Driving along the north Atlantic coast is a visual delight. Craggy coastlines, windswept shores and screeching gulls are some of the many sights to see. But visiting Acadia National Park was a standout experience on our highlight reel of the Northeast.
Upon entering the park, we steered the RV to Park Loop Road. It’s a 27-mile road that, you guessed it, forms a big loop on the Bar Harbor side of Mount Desert Island. There are numerous turnouts along the road, and when the road is one-way, you can park along the right-hand lane, which is great for RVs. Be aware, however, that there are 4 bridges along the loop with low clearance that may pose a problem for bigger vehicles. One bridge had a clearance of 10′ 4″.
It’s fun traveling down Park Loop Road taking in all the leafy green scenery and stopping at various points of interest along the way: Beehive trail (a fun ladder trail), Thunder Hole, Jordan Pond, the network of carriage trails and the town of Bar Harbor. The road would be beautiful in the fall.
Mount Desert Island is split by Somes Sound into the eastern Bar Harbor (busier) side and the western (less touristy) side. Most of the lodging, dining and shopping opportunities are available in Bar Harbor. We decided to stay on both sides to get a better feel for the island.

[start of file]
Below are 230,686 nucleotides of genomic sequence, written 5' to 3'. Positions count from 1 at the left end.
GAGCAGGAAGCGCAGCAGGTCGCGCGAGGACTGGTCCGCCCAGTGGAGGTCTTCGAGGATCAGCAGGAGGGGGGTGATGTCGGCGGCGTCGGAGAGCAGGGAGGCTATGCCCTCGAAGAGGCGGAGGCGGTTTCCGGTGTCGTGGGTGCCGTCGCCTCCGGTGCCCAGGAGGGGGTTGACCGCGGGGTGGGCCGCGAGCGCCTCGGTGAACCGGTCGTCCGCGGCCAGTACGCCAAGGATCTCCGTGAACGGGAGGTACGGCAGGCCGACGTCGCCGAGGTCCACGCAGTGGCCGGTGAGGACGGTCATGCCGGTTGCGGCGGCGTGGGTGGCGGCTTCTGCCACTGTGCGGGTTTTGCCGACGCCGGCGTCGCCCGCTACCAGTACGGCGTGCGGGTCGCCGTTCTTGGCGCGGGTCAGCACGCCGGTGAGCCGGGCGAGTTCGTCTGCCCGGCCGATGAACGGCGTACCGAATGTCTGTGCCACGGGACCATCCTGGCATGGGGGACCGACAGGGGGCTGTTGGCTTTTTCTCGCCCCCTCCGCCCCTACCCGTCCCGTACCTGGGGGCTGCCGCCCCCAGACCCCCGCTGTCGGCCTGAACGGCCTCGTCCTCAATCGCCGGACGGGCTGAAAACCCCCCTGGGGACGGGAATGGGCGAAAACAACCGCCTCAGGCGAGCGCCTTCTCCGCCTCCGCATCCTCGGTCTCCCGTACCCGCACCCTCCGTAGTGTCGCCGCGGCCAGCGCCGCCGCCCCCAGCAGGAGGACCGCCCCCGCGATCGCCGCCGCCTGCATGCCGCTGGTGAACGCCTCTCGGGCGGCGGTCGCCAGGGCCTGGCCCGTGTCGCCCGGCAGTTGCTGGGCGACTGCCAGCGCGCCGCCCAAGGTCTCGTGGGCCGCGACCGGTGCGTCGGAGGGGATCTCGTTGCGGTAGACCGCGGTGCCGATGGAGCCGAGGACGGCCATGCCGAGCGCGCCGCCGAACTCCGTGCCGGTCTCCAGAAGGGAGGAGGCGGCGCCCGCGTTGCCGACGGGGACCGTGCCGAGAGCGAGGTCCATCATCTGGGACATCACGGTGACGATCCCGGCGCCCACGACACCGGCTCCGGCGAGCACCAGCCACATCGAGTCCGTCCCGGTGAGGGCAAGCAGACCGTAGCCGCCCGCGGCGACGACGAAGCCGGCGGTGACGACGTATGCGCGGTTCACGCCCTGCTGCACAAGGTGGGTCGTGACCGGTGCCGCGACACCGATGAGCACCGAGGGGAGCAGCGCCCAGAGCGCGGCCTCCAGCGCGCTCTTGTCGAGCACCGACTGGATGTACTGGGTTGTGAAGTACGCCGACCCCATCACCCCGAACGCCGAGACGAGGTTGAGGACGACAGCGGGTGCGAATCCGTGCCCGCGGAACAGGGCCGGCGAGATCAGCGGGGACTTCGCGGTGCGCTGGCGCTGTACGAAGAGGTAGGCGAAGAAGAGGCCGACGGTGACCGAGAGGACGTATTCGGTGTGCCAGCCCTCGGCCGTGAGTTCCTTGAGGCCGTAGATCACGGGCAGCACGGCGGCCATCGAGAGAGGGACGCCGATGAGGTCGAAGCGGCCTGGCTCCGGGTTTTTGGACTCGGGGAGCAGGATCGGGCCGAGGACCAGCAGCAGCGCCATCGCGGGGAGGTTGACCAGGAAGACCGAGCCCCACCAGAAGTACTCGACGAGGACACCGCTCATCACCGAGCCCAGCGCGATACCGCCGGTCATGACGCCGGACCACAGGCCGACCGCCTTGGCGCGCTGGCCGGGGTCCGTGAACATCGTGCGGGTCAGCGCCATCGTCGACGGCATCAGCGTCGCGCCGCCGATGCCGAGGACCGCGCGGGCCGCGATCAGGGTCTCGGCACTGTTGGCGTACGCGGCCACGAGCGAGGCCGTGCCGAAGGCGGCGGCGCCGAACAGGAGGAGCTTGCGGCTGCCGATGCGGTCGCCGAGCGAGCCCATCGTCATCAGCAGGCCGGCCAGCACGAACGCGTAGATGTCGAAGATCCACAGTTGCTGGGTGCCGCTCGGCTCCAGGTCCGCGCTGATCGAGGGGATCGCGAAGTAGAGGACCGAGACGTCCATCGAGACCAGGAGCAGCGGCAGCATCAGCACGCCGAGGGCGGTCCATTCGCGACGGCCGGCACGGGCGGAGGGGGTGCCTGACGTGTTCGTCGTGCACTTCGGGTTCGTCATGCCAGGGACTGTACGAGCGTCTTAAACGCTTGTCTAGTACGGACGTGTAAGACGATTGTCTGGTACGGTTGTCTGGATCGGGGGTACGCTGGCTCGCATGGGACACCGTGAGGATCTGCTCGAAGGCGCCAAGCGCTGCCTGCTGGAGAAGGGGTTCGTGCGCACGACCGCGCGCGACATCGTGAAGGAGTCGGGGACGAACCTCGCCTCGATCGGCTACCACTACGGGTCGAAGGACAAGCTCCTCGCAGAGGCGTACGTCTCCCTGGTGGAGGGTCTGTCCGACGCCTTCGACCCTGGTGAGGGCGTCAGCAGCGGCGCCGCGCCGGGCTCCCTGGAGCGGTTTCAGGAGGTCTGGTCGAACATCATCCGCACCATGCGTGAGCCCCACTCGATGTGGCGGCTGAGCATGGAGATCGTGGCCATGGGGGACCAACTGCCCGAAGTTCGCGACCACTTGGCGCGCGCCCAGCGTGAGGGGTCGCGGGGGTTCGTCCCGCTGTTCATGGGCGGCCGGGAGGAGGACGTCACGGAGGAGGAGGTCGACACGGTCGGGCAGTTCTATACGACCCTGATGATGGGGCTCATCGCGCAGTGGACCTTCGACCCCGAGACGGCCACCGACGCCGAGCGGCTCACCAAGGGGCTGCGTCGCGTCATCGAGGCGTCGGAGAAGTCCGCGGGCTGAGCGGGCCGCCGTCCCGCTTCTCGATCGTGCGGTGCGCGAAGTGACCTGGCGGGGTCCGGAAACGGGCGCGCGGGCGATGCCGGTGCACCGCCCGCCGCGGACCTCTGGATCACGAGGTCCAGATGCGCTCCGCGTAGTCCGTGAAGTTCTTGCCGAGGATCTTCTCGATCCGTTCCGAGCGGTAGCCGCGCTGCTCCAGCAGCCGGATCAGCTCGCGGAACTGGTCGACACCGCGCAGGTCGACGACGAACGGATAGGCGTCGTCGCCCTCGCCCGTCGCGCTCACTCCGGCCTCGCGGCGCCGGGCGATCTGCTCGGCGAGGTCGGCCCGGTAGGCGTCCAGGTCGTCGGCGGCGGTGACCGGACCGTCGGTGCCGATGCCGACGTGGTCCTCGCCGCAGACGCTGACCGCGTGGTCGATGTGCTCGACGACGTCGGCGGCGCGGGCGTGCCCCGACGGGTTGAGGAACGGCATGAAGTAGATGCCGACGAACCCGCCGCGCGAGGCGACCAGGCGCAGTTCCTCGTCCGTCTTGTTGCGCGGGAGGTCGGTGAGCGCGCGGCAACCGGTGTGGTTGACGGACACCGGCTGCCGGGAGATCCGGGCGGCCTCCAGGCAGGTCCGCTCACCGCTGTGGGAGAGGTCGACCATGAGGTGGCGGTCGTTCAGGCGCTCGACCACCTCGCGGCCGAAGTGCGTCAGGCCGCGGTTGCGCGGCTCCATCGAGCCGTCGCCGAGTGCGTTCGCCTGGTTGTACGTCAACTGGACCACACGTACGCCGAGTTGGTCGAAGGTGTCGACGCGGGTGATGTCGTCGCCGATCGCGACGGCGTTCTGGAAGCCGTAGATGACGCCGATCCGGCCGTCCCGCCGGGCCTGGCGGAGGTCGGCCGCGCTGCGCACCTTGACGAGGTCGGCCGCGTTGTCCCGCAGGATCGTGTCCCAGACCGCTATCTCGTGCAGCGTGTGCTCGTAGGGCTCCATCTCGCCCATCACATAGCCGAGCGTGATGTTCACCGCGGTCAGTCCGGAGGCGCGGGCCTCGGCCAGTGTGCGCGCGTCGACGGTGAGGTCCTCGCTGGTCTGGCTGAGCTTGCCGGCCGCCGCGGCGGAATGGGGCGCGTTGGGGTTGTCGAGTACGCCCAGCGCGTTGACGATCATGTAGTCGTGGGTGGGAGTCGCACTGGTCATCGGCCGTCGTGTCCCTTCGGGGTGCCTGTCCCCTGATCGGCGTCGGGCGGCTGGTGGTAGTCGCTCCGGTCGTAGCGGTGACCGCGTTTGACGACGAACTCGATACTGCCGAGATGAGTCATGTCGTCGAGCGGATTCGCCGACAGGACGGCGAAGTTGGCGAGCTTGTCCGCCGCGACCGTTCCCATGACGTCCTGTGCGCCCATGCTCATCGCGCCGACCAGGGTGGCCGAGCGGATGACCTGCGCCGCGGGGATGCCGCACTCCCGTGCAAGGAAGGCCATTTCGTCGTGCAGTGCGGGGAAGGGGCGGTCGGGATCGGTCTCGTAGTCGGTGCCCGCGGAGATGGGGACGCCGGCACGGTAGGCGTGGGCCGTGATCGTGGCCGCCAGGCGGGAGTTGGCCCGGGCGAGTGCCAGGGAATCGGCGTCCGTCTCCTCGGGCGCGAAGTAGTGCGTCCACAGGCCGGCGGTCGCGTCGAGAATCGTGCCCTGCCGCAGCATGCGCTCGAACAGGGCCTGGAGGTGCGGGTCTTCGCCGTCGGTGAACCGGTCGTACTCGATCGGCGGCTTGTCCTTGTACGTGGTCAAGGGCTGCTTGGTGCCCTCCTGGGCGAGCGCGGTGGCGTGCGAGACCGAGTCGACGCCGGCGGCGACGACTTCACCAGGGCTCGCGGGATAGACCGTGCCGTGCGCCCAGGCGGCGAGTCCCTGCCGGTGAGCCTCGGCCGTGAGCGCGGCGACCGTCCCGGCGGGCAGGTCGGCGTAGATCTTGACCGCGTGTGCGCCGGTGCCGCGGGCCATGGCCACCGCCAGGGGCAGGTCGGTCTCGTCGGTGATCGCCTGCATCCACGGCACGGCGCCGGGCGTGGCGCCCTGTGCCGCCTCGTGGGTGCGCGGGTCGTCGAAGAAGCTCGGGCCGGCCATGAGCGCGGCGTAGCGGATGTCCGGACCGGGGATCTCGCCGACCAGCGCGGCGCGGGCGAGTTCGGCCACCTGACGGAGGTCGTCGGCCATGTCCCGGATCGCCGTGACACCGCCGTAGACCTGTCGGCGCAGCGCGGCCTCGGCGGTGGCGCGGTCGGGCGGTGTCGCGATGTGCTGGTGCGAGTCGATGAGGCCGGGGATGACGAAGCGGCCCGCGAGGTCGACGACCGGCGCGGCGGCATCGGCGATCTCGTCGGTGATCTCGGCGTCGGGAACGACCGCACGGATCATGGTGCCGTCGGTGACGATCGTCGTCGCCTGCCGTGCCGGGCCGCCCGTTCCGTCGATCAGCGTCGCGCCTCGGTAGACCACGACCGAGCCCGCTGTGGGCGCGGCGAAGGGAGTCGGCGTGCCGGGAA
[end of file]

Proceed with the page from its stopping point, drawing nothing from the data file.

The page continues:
Besides stopping in a number of shops and restaurants, a fun thing to do while exploring Bar Harbor is to cross to Bar Island during low tide. There’s a trail that’s over a mile long that ends in views of the island and the docked cruise ships. But don’t misjudge the tide – a water taxi or tow can be pricey!
RV/Oversized vehicle parking: Camping is available at Blackwoods campground, located south of Bar Harbor. There are no hookups.
Definitely quieter than the eastern side with just as many gems to explore. The less crowded town of Southwest Harbor is still worth a stroll if only for a quick bite. There’s also the Bass Harbor Head lighthouse.
RV/Oversized vehicle parking: Seawall campground is a few miles south of Southwest Harbor and is also a dry campground.
Honorable mention: Red’s Eats in Wiscasset, ME
For the love of lobster, I made sure we passed through Wiscasset both to and from Acadia National Park. Each time, we stopped at Red’s Eats roadside shack for a delicious lobster roll and side of onion rings. The lightly toasted roll is piled high with the sweet and tasty crustacean. You can get it with butter or mayo on the side. People swear by both so I tried them to see which is best. Winner: me! They were both yummy. 😝